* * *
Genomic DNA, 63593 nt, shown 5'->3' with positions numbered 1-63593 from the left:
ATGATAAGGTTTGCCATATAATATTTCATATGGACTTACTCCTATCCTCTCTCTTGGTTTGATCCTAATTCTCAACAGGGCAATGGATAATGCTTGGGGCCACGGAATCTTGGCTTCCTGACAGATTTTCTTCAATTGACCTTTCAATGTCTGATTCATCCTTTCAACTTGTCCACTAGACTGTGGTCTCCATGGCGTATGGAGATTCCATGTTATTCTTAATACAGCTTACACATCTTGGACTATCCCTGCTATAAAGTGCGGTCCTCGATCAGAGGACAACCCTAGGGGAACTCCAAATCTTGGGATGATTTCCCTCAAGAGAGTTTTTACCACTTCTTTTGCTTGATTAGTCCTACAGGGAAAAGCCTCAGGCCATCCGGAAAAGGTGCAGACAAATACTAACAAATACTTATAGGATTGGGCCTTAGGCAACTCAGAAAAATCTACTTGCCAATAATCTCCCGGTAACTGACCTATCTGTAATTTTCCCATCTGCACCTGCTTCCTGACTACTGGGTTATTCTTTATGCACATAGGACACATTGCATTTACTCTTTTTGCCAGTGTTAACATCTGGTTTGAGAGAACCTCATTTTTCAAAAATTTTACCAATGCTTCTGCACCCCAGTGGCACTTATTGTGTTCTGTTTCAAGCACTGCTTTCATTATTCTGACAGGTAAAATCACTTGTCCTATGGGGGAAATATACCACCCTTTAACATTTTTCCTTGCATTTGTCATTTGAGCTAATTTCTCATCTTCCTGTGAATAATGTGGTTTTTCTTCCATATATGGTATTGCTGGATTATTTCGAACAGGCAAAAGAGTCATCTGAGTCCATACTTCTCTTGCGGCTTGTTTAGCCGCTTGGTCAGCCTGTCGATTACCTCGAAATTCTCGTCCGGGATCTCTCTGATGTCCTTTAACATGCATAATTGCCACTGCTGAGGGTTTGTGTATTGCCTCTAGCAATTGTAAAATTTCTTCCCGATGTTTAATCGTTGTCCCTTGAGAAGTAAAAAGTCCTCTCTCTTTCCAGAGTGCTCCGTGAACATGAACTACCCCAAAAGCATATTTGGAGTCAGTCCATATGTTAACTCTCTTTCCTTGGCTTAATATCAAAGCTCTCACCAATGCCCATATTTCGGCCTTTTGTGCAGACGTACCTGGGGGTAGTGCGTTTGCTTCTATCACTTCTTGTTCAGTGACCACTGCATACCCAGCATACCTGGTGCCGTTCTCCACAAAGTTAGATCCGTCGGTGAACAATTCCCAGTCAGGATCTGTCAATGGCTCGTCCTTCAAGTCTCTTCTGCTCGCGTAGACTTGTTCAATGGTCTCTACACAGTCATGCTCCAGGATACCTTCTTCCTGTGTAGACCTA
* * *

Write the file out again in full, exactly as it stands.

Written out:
Genomic DNA, 63593 nt, shown 5'->3' with positions numbered 1-63593 from the left:
ATGATAAGGTTTGCCATATAATATTTCATATGGACTTACTCCTATCCTCTCTCTTGGTTTGATCCTAATTCTCAACAGGGCAATGGATAATGCTTGGGGCCACGGAATCTTGGCTTCCTGACAGATTTTCTTCAATTGACCTTTCAATGTCTGATTCATCCTTTCAACTTGTCCACTAGACTGTGGTCTCCATGGCGTATGGAGATTCCATGTTATTCTTAATACAGCTTACACATCTTGGACTATCCCTGCTATAAAGTGCGGTCCTCGATCAGAGGACAACCCTAGGGGAACTCCAAATCTTGGGATGATTTCCCTCAAGAGAGTTTTTACCACTTCTTTTGCTTGATTAGTCCTACAGGGAAAAGCCTCAGGCCATCCGGAAAAGGTGCAGACAAATACTAACAAATACTTATAGGATTGGGCCTTAGGCAACTCAGAAAAATCTACTTGCCAATAATCTCCCGGTAACTGACCTATCTGTAATTTTCCCATCTGCACCTGCTTCCTGACTACTGGGTTATTCTTTATGCACATAGGACACATTGCATTTACTCTTTTTGCCAGTGTTAACATCTGGTTTGAGAGAACCTCATTTTTCAAAAATTTTACCAATGCTTCTGCACCCCAGTGGCACTTATTGTGTTCTGTTTCAAGCACTGCTTTCATTATTCTGACAGGTAAAATCACTTGTCCTATGGGGGAAATATACCACCCTTTAACATTTTTCCTTGCATTTGTCATTTGAGCTAATTTCTCATCTTCCTGTGAATAATGTGGTTTTTCTTCCATATATGGTATTGCTGGATTATTTCGAACAGGCAAAAGAGTCATCTGAGTCCATACTTCTCTTGCGGCTTGTTTAGCCGCTTGGTCAGCCTGTCGATTACCTCGAAATTCTCGTCCGGGATCTCTCTGATGTCCTTTAACATGCATAATTGCCACTGCTGAGGGTTTGTGTATTGCCTCTAGCAATTGTAAAATTTCTTCCCGATGTTTAATCGTTGTCCCTTGAGAAGTAAAAAGTCCTCTCTCTTTCCAGAGTGCTCCGTGAACATGAACTACCCCAAAAGCATATTTGGAGTCAGTCCATATGTTAACTCTCTTTCCTTGGCTTAATATCAAAGCTCTCACCAATGCCCATATTTCGGCCTTTTGTGCAGACGTACCTGGGGGTAGTGCGTTTGCTTCTATCACTTCTTGTTCAGTGACCACTGCATACCCAGCATACCTGGTGCCGTTCTCCACAAAGTTAGATCCGTCGGTGAACAATTCCCAGTCAGGATCTGTCAATGGCTCGTCCTTCAAGTCTCTTCTGCTCGCGTAGACTTGTTCAATGGTCTCTACACAGTCATGCTCCAGGATACCTTCTTCCTGTGTAGACCTA